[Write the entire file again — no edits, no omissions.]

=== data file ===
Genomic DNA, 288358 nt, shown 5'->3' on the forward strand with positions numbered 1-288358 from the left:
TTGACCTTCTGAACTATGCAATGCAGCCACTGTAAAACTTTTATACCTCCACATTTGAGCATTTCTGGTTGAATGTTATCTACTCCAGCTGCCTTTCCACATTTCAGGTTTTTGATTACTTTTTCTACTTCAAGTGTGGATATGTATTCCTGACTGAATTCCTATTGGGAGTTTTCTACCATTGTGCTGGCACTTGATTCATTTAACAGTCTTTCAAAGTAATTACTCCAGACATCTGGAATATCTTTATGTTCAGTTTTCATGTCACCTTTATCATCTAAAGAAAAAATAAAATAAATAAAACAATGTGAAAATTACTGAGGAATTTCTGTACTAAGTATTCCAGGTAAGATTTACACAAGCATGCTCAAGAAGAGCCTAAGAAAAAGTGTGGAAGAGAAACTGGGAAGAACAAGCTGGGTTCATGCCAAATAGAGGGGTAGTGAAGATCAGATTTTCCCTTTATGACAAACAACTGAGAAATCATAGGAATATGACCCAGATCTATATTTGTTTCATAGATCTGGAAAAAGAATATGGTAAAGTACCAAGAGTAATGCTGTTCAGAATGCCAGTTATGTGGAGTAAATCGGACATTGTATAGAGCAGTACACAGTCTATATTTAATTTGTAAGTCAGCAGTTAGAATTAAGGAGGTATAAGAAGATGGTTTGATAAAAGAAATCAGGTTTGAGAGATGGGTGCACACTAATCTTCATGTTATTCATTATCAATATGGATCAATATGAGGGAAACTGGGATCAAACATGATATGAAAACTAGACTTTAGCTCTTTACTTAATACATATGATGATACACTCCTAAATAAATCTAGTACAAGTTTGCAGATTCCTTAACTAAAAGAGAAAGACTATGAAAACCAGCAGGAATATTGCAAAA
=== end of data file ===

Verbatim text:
Genomic DNA, 288358 nt, shown 5'->3' on the forward strand with positions numbered 1-288358 from the left:
TTGACCTTCTGAACTATGCAATGCAGCCACTGTAAAACTTTTATACCTCCACATTTGAGCATTTCTGGTTGAATGTTATCTACTCCAGCTGCCTTTCCACATTTCAGGTTTTTGATTACTTTTTCTACTTCAAGTGTGGATATGTATTCCTGACTGAATTCCTATTGGGAGTTTTCTACCATTGTGCTGGCACTTGATTCATTTAACAGTCTTTCAAAGTAATTACTCCAGACATCTGGAATATCTTTATGTTCAGTTTTCATGTCACCTTTATCATCTAAAGAAAAAATAAAATAAATAAAACAATGTGAAAATTACTGAGGAATTTCTGTACTAAGTATTCCAGGTAAGATTTACACAAGCATGCTCAAGAAGAGCCTAAGAAAAAGTGTGGAAGAGAAACTGGGAAGAACAAGCTGGGTTCATGCCAAATAGAGGGGTAGTGAAGATCAGATTTTCCCTTTATGACAAACAACTGAGAAATCATAGGAATATGACCCAGATCTATATTTGTTTCATAGATCTGGAAAAAGAATATGGTAAAGTACCAAGAGTAATGCTGTTCAGAATGCCAGTTATGTGGAGTAAATCGGACATTGTATAGAGCAGTACACAGTCTATATTTAATTTGTAAGTCAGCAGTTAGAATTAAGGAGGTATAAGAAGATGGTTTGATAAAAGAAATCAGGTTTGAGAGATGGGTGCACACTAATCTTCATGTTATTCATTATCAATATGGATCAATATGAGGGAAACTGGGATCAAACATGATATGAAAACTAGACTTTAGCTCTTTACTTAATACATATGATGATACACTCCTAAATAAATCTAGTACAAGTTTGCAGATTCCTTAACTAAAAGAGAAAGACTATGAAAACCAGCAGGAATATTGCAAAA